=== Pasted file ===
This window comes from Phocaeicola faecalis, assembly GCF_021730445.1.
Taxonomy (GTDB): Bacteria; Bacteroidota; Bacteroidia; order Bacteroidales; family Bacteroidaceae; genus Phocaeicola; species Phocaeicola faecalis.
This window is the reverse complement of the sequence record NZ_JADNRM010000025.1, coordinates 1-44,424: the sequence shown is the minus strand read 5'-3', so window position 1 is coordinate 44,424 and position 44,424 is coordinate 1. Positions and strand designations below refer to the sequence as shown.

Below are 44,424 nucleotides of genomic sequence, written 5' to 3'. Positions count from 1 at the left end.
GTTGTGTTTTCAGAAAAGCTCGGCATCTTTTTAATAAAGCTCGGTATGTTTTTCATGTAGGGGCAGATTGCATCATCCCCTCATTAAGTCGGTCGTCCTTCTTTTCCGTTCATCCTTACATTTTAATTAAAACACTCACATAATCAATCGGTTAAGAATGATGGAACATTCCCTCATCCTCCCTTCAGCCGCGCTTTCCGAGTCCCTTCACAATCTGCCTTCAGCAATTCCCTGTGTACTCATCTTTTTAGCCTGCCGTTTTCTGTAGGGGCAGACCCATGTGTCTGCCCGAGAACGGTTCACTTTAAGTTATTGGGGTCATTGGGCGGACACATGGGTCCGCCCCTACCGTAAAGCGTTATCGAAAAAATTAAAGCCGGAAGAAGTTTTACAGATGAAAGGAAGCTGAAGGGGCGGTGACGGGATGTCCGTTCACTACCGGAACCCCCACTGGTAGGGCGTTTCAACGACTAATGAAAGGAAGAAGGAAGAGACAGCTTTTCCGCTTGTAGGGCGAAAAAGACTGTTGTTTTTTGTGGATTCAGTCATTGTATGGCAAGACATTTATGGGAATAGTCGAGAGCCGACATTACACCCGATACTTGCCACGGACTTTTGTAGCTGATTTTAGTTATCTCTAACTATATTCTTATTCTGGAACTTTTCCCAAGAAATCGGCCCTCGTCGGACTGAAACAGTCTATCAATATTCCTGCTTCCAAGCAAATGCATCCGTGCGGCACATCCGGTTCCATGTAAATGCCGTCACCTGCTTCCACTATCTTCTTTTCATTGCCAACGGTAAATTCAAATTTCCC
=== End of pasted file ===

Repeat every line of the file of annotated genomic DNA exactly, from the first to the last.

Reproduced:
This window comes from Phocaeicola faecalis, assembly GCF_021730445.1.
Taxonomy (GTDB): Bacteria; Bacteroidota; Bacteroidia; order Bacteroidales; family Bacteroidaceae; genus Phocaeicola; species Phocaeicola faecalis.
This window is the reverse complement of the sequence record NZ_JADNRM010000025.1, coordinates 1-44,424: the sequence shown is the minus strand read 5'-3', so window position 1 is coordinate 44,424 and position 44,424 is coordinate 1. Positions and strand designations below refer to the sequence as shown.

Below are 44,424 nucleotides of genomic sequence, written 5' to 3'. Positions count from 1 at the left end.
GTTGTGTTTTCAGAAAAGCTCGGCATCTTTTTAATAAAGCTCGGTATGTTTTTCATGTAGGGGCAGATTGCATCATCCCCTCATTAAGTCGGTCGTCCTTCTTTTCCGTTCATCCTTACATTTTAATTAAAACACTCACATAATCAATCGGTTAAGAATGATGGAACATTCCCTCATCCTCCCTTCAGCCGCGCTTTCCGAGTCCCTTCACAATCTGCCTTCAGCAATTCCCTGTGTACTCATCTTTTTAGCCTGCCGTTTTCTGTAGGGGCAGACCCATGTGTCTGCCCGAGAACGGTTCACTTTAAGTTATTGGGGTCATTGGGCGGACACATGGGTCCGCCCCTACCGTAAAGCGTTATCGAAAAAATTAAAGCCGGAAGAAGTTTTACAGATGAAAGGAAGCTGAAGGGGCGGTGACGGGATGTCCGTTCACTACCGGAACCCCCACTGGTAGGGCGTTTCAACGACTAATGAAAGGAAGAAGGAAGAGACAGCTTTTCCGCTTGTAGGGCGAAAAAGACTGTTGTTTTTTGTGGATTCAGTCATTGTATGGCAAGACATTTATGGGAATAGTCGAGAGCCGACATTACACCCGATACTTGCCACGGACTTTTGTAGCTGATTTTAGTTATCTCTAACTATATTCTTATTCTGGAACTTTTCCCAAGAAATCGGCCCTCGTCGGACTGAAACAGTCTATCAATATTCCTGCTTCCAAGCAAATGCATCCGTGCGGCACATCCGGTTCCATGTAAATGCCGTCACCTGCTTCCACTATCTTCTTTTCATTGCCAACGGTAAATTCAAATTTCCC